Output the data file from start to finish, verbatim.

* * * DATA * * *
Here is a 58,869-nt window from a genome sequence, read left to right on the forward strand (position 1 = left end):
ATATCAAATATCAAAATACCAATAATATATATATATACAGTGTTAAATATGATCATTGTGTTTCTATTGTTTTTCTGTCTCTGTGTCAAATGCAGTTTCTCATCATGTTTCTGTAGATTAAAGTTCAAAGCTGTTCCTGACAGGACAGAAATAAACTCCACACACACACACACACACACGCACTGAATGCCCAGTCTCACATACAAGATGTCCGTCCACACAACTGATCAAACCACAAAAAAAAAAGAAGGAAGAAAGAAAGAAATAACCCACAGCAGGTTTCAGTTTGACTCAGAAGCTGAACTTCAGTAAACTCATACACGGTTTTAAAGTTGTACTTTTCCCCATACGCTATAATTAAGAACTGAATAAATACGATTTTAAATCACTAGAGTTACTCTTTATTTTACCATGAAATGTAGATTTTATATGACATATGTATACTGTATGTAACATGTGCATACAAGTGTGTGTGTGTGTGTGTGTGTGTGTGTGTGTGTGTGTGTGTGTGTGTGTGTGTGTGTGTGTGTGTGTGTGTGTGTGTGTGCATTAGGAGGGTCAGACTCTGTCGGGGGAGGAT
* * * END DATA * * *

Here is a 58,869-nt window from a genome sequence, read left to right on the forward strand (position 1 = left end):
ATATCAAATATCAAAATACCAATAATATATATATATACAGTGTTAAATATGATCATTGTGTTTCTATTGTTTTTCTGTCTCTGTGTCAAATGCAGTTTCTCATCATGTTTCTGTAGATTAAAGTTCAAAGCTGTTCCTGACAGGACAGAAATAAACTCCACACACACACACACACACACGCACTGAATGCCCAGTCTCACATACAAGATGTCCGTCCACACAACTGATCAAACCACAAAAAAAAAAGAAGGAAGAAAGAAAGAAATAACCCACAGCAGGTTTCAGTTTGACTCAGAAGCTGAACTTCAGTAAACTCATACACGGTTTTAAAGTTGTACTTTTCCCCATACGCTATAATTAAGAACTGAATAAATACGATTTTAAATCACTAGAGTTACTCTTTATTTTACCATGAAATGTAGATTTTATATGACATATGTATACTGTATGTAACATGTGCATACAAGTGTGTGTGTGTGTGTGTGTGTGTGTGTGTGTGTGTGTGTGTGTGTGTGTGTGTGTGTGTGTGTGTGTGTGTGTGTGTGTGCATTAGGAGGGTCAGACTCTGTCGGGGGAGGAT